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Les Enfants du paradis

Directed by Marcel Carné

France, 1945

Cornerhouse, 8 January 2012

Les Enfants du paradis

The focus of the film is on the mysterious Garance, a model who we first see taking on the role of Naked Truth, albeit from the neck up, in a street show.

Played by the great Arletty, Garance is loved by four men but possessed by none.  One man is an innocent, proffering a love that’s pure; another is a playwright turned master criminal, and to him she’s a guardian angel; a third is a promiscuous player, worldly but none too wise; and then there’s a rich dandy, a Count with a penchant for fighting duels.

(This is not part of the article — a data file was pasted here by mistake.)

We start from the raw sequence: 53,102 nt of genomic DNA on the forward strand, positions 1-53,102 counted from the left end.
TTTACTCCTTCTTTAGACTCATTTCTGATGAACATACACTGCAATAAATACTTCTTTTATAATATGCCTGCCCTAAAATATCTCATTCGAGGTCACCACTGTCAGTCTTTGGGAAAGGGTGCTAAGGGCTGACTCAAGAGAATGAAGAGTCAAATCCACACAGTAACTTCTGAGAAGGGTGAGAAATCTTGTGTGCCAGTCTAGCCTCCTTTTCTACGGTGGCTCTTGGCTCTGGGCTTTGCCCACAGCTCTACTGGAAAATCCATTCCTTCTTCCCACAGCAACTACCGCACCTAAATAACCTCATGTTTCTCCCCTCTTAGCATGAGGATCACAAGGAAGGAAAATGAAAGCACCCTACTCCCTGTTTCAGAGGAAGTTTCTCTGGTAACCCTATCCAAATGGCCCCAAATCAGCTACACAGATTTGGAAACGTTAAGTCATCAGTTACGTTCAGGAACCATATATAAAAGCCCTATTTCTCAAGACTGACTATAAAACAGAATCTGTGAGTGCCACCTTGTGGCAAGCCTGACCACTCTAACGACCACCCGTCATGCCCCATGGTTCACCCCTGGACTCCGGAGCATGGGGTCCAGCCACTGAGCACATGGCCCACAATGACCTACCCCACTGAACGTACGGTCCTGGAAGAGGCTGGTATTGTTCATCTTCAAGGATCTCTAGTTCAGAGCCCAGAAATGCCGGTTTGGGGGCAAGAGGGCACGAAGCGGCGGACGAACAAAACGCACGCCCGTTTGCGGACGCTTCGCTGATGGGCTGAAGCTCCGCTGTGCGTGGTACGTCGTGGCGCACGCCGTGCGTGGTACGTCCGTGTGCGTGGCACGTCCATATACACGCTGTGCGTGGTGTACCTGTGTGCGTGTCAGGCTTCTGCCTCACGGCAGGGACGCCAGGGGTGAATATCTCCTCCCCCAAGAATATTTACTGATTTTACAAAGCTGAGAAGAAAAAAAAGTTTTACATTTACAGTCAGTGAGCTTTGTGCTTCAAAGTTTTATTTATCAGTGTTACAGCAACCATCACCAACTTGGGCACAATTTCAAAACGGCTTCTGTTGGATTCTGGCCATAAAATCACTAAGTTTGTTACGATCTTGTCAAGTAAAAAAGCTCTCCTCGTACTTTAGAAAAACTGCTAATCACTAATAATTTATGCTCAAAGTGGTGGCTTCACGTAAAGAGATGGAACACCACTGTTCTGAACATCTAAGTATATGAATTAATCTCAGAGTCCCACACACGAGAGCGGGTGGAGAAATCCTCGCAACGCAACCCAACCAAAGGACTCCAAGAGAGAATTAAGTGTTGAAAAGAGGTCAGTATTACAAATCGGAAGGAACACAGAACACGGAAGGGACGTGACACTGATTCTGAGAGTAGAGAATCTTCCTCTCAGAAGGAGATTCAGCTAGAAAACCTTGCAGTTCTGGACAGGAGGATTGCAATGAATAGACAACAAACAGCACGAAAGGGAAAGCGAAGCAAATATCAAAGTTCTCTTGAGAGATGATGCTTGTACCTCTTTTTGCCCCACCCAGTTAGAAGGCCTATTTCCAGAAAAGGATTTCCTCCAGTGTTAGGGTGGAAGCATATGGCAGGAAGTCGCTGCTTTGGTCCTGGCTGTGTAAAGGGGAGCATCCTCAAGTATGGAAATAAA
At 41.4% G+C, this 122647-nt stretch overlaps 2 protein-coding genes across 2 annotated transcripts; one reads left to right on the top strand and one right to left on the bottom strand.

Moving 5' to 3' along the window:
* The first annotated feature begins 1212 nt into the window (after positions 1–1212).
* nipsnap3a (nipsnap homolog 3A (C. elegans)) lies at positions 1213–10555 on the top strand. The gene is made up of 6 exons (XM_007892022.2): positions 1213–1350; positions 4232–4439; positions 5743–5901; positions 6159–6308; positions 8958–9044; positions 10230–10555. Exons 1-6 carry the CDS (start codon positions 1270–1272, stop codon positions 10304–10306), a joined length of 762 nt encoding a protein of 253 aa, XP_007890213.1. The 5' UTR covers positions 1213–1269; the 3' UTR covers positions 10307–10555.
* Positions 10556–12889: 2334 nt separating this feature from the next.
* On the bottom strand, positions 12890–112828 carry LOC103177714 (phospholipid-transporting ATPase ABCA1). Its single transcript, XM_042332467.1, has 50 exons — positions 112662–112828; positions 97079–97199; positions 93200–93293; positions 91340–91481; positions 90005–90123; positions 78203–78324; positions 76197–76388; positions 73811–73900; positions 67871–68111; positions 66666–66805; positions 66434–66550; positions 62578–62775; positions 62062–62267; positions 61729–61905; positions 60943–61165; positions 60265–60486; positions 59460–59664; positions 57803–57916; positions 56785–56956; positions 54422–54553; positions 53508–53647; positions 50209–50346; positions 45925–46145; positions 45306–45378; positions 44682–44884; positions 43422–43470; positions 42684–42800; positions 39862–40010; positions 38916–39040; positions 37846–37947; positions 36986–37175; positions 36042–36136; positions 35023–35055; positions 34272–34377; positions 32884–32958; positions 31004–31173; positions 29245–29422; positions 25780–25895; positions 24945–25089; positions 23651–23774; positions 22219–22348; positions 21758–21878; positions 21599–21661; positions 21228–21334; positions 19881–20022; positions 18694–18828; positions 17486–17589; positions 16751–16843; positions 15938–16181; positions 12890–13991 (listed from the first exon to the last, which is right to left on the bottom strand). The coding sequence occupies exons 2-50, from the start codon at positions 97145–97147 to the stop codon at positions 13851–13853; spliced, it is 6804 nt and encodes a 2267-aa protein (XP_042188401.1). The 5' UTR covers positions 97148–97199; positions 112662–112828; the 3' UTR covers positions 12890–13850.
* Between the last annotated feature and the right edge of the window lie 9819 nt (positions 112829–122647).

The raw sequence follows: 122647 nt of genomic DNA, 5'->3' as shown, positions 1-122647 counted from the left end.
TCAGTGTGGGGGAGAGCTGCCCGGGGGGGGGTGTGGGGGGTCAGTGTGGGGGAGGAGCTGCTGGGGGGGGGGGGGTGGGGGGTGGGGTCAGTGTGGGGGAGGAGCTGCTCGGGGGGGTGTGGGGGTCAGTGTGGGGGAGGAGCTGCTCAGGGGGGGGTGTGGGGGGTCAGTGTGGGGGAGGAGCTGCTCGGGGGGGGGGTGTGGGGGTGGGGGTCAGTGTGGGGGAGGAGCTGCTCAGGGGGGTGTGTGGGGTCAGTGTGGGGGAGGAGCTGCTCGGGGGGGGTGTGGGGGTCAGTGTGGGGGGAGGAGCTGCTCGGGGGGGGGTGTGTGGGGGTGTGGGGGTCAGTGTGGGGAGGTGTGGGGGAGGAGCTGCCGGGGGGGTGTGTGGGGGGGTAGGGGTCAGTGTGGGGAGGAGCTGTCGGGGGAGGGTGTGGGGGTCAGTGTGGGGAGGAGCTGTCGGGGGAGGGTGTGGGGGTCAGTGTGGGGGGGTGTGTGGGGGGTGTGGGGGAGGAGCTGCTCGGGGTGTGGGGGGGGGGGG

There are many pleasures and unexpected empathies to be had in this gorgeous film, celebrating the life of theatre and the theatre of life.  Drama and dreams, these are the stuff and spectacle of life, the theatre simply mirrors it.  That, in essence, is the proposition that Marcel Carné’s film sets forth.

It ends exquisitely, just like a Chekhov story, at a moment of maximal uncertainty: the fate of every character is perilous.

Les Enfants du paradis is showing again on Wednesday as part of Matinee Classics, details here.

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